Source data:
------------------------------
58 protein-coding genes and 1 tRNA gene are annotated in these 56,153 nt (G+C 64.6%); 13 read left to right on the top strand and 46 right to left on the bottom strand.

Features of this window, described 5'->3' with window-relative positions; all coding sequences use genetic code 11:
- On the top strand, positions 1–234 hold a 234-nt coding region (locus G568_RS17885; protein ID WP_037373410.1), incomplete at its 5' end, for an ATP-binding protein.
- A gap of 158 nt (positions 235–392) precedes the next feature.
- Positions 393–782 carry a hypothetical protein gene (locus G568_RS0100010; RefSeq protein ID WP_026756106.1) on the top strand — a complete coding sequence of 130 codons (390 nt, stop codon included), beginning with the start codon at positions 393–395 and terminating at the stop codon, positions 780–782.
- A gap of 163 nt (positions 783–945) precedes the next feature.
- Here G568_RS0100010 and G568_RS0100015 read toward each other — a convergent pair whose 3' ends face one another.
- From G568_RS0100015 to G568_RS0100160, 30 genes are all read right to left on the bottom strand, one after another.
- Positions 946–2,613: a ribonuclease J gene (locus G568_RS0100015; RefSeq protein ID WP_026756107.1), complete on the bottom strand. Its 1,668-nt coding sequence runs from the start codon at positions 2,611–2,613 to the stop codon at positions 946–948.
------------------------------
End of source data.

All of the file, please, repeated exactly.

58 protein-coding genes and 1 tRNA gene are annotated in these 56,153 nt (G+C 64.6%); 13 read left to right on the top strand and 46 right to left on the bottom strand.

Features of this window, described 5'->3' with window-relative positions; all coding sequences use genetic code 11:
- On the top strand, positions 1–234 hold a 234-nt coding region (locus G568_RS17885; protein ID WP_037373410.1), incomplete at its 5' end, for an ATP-binding protein.
- A gap of 158 nt (positions 235–392) precedes the next feature.
- Positions 393–782 carry a hypothetical protein gene (locus G568_RS0100010; RefSeq protein ID WP_026756106.1) on the top strand — a complete coding sequence of 130 codons (390 nt, stop codon included), beginning with the start codon at positions 393–395 and terminating at the stop codon, positions 780–782.
- A gap of 163 nt (positions 783–945) precedes the next feature.
- Here G568_RS0100010 and G568_RS0100015 read toward each other — a convergent pair whose 3' ends face one another.
- From G568_RS0100015 to G568_RS0100160, 30 genes are all read right to left on the bottom strand, one after another.
- Positions 946–2,613: a ribonuclease J gene (locus G568_RS0100015; RefSeq protein ID WP_026756107.1), complete on the bottom strand. Its 1,668-nt coding sequence runs from the start codon at positions 2,611–2,613 to the stop codon at positions 946–948.